Friday, November 06, 2015

We hide it

In brief, it is my general thesis here that ritualization, as a strategic mode of action effective within certain social orders, does not, in any useful understanding of the words, 'control' individuals or society. Yet ritualization is very much concerned with power. Closely involved with the objectification and legitimation of an ordering of power as an assumption of the way things really are, ritualization is a strategic arena for the embodiment of power relations. Hence, the relationship of ritualization and social control may be better approached in terms of how ritual activities constitute a specific embodiment and exercise of power.— Ritual Theory, Ritual Practice, page 170

<idle musing>
I like that nuancing. If it were blatant, we might/would see it. Peter Leithart has a post today about what he calls our "double consciousness" in these types of things. Here's the relevant paragraph, but the whole thing is worth a read:

The double consciousness is most evident in the fact that we won’t admit that we have a double consciousness...He [Mitchell, What Do Pictures Want?] offers a simple illustration: “when students scoff at the idea of a magical relation between a picture and what it represents, ask them to take a photograph of their mother and cut out the eyes” (9). And he offers the image of the destruction of the World Trade towers as a more complex example. The images we saw were layered, since the event itself was meant to be a message more than a strategic military action. And the images of the event are living symbols that are part of the ongoing aftermath of the event they depict. Pictures of the billowing fire and smoke against the deep blue Manhattan sky live because they crystallize a form of life that is feared and despised.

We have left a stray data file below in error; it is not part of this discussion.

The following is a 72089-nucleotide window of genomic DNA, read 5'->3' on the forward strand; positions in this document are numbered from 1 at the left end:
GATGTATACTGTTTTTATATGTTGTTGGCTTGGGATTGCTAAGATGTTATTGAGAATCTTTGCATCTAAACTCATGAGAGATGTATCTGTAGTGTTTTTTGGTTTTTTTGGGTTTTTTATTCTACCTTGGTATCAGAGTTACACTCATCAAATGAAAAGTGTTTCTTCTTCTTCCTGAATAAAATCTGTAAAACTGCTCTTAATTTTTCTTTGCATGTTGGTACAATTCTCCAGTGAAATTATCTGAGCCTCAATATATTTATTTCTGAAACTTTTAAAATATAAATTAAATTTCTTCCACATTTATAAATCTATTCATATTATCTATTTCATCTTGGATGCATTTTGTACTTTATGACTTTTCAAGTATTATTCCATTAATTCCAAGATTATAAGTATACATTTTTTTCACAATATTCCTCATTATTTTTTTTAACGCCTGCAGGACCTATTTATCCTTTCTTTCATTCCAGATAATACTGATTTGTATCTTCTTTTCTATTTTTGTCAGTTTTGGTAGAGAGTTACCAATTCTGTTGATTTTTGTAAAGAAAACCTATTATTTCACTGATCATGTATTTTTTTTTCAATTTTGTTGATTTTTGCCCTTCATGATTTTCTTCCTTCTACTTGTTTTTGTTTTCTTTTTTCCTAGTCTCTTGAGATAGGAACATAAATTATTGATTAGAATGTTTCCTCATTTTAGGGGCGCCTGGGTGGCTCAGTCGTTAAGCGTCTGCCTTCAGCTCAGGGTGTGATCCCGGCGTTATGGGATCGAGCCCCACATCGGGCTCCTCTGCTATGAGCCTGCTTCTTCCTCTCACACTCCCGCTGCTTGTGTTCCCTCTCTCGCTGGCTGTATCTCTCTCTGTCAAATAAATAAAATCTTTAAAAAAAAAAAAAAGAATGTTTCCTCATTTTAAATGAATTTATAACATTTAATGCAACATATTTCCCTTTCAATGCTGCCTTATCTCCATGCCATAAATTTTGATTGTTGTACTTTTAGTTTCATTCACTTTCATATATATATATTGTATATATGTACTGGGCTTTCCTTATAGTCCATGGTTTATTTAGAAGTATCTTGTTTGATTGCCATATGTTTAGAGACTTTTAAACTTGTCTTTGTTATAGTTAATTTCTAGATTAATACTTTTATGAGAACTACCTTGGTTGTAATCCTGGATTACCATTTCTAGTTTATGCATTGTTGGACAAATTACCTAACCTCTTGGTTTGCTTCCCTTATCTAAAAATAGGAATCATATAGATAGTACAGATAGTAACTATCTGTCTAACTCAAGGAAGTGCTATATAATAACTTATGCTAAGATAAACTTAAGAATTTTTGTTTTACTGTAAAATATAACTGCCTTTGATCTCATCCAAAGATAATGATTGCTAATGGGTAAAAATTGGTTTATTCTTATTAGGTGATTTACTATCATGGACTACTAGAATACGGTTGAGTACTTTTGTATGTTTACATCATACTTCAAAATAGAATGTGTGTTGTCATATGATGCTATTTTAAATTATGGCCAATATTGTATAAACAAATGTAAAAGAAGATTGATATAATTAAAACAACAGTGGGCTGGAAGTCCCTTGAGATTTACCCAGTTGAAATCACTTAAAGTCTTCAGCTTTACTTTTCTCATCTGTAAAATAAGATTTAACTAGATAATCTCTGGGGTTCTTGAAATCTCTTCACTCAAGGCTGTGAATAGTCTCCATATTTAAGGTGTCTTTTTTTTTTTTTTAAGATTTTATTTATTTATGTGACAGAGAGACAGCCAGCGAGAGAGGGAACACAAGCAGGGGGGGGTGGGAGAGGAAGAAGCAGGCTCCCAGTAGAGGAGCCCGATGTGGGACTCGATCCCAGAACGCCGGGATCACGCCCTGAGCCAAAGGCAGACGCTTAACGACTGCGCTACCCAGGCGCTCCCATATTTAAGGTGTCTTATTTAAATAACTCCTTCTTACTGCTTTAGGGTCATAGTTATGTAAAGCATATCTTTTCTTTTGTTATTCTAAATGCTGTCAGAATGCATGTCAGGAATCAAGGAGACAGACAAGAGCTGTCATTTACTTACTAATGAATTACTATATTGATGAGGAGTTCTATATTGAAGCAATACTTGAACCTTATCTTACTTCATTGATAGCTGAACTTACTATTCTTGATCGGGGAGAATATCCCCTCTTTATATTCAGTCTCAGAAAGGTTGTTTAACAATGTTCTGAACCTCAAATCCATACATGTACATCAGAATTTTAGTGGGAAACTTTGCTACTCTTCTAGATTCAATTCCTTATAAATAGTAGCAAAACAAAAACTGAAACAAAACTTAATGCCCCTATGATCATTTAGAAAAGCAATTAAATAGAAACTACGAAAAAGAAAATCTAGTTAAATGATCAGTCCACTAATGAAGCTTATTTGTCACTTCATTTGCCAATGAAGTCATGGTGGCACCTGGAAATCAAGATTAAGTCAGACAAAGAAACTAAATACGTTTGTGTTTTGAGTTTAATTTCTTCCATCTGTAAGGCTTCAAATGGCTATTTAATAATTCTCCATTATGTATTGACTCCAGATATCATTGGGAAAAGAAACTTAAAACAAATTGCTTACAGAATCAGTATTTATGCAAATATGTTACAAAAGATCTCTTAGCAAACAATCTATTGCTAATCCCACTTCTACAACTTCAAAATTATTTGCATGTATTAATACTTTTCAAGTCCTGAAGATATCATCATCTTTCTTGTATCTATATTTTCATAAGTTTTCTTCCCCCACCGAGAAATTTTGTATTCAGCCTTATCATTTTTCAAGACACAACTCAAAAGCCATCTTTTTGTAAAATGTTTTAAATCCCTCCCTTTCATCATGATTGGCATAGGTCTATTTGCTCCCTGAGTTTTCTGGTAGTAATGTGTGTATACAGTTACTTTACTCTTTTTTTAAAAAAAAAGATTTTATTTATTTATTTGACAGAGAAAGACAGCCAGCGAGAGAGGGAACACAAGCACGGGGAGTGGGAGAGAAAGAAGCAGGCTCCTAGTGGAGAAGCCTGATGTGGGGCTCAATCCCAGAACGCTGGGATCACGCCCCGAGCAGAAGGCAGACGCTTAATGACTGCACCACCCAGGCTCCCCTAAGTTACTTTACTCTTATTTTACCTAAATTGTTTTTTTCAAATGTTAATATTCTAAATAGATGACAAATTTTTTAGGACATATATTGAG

With pictures as with so much else, we really haven’t escaped our pre-modern past. We have never been modern.

Ain't that the truth!
</idle musing>

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